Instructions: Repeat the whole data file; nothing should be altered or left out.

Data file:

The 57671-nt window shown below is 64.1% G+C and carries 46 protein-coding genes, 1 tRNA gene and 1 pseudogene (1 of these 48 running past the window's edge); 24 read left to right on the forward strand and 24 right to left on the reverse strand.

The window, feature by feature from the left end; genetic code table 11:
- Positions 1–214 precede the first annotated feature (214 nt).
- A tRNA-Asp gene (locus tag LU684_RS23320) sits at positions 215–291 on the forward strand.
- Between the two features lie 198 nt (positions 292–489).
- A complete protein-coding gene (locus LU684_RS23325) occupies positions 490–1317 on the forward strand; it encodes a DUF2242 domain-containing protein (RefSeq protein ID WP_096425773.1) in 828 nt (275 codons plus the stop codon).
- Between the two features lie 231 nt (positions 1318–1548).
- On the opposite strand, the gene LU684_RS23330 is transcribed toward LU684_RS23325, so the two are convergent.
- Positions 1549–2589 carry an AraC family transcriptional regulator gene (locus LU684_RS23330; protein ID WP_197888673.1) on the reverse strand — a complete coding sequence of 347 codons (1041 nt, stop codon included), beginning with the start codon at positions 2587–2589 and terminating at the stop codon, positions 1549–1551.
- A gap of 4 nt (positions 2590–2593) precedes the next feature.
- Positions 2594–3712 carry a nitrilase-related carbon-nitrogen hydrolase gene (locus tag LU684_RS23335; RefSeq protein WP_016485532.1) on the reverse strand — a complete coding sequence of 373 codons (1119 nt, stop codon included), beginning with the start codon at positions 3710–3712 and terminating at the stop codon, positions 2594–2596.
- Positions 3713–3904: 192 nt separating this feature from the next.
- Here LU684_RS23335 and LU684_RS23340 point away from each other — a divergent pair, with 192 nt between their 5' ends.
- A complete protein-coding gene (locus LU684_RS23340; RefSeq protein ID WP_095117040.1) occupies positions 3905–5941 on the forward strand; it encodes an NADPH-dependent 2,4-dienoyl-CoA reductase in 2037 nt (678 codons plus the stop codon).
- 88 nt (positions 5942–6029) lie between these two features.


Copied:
The 57671-nt window shown below is 64.1% G+C and carries 46 protein-coding genes, 1 tRNA gene and 1 pseudogene (1 of these 48 running past the window's edge); 24 read left to right on the forward strand and 24 right to left on the reverse strand.

The window, feature by feature from the left end; genetic code table 11:
- Positions 1–214 precede the first annotated feature (214 nt).
- A tRNA-Asp gene (locus tag LU684_RS23320) sits at positions 215–291 on the forward strand.
- Between the two features lie 198 nt (positions 292–489).
- A complete protein-coding gene (locus LU684_RS23325) occupies positions 490–1317 on the forward strand; it encodes a DUF2242 domain-containing protein (RefSeq protein ID WP_096425773.1) in 828 nt (275 codons plus the stop codon).
- Between the two features lie 231 nt (positions 1318–1548).
- On the opposite strand, the gene LU684_RS23330 is transcribed toward LU684_RS23325, so the two are convergent.
- Positions 1549–2589 carry an AraC family transcriptional regulator gene (locus LU684_RS23330; protein ID WP_197888673.1) on the reverse strand — a complete coding sequence of 347 codons (1041 nt, stop codon included), beginning with the start codon at positions 2587–2589 and terminating at the stop codon, positions 1549–1551.
- A gap of 4 nt (positions 2590–2593) precedes the next feature.
- Positions 2594–3712 carry a nitrilase-related carbon-nitrogen hydrolase gene (locus tag LU684_RS23335; RefSeq protein WP_016485532.1) on the reverse strand — a complete coding sequence of 373 codons (1119 nt, stop codon included), beginning with the start codon at positions 3710–3712 and terminating at the stop codon, positions 2594–2596.
- Positions 3713–3904: 192 nt separating this feature from the next.
- Here LU684_RS23335 and LU684_RS23340 point away from each other — a divergent pair, with 192 nt between their 5' ends.
- A complete protein-coding gene (locus LU684_RS23340; RefSeq protein ID WP_095117040.1) occupies positions 3905–5941 on the forward strand; it encodes an NADPH-dependent 2,4-dienoyl-CoA reductase in 2037 nt (678 codons plus the stop codon).
- 88 nt (positions 5942–6029) lie between these two features.